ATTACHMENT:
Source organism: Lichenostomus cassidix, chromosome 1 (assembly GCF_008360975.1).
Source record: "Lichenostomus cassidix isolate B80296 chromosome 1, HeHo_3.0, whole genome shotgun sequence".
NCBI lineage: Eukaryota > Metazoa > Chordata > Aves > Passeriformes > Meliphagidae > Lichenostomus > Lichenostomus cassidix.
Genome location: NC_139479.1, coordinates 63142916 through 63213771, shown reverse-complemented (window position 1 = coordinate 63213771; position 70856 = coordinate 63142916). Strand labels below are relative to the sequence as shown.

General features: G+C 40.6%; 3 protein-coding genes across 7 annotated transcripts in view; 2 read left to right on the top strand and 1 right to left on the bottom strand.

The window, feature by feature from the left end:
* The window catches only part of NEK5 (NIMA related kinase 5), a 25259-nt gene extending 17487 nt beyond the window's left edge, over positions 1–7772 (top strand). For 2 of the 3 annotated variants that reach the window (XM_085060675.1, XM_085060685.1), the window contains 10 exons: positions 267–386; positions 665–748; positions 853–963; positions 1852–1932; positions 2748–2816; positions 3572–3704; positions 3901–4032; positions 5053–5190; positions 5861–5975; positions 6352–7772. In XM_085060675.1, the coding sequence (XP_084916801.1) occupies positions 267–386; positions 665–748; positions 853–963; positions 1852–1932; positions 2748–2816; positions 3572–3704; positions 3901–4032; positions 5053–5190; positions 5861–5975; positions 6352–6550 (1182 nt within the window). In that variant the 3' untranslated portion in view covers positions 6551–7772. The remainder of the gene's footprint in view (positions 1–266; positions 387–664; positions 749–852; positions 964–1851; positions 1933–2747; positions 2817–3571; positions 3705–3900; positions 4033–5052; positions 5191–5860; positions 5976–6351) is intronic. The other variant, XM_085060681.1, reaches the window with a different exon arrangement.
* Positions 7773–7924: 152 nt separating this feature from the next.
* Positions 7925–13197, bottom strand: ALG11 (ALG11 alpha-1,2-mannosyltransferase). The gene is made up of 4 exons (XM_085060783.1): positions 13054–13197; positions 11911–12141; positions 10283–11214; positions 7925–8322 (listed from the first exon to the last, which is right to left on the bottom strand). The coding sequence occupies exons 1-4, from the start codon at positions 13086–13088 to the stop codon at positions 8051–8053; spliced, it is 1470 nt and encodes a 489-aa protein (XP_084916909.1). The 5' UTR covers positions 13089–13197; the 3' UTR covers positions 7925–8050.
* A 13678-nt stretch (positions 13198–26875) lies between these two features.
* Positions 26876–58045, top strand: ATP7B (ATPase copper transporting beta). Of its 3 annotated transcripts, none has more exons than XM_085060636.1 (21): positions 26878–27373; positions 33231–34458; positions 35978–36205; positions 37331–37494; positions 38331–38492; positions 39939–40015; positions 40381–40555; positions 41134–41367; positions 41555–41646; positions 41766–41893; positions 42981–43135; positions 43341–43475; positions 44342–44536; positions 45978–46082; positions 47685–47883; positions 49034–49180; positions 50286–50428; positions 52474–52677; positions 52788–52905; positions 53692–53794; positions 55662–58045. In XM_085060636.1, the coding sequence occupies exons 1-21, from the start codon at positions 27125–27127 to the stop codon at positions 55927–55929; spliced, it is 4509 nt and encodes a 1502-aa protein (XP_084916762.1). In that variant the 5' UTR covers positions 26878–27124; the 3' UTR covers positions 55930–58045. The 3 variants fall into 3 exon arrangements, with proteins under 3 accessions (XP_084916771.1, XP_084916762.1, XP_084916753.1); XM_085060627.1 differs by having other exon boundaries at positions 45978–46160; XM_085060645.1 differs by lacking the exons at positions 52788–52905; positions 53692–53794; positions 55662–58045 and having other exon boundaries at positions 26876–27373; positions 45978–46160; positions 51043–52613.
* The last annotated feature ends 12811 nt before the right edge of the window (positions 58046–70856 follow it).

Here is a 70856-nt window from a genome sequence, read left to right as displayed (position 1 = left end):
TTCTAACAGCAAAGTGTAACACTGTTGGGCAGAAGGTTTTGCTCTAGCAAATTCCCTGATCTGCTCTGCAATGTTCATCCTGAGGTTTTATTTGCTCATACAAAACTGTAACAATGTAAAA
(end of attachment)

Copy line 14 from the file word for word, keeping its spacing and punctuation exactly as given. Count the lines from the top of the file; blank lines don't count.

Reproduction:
TTCTAACAGCAAAGTGTAACACTGTTGGGCAGAAGGTTTTGCTCTAGCAAATTCCCTGATCTGCTCTGCAATGTTCATCCTGAGGTTTTATTTGCTCATACAAAACTGTAACAATGTAAAA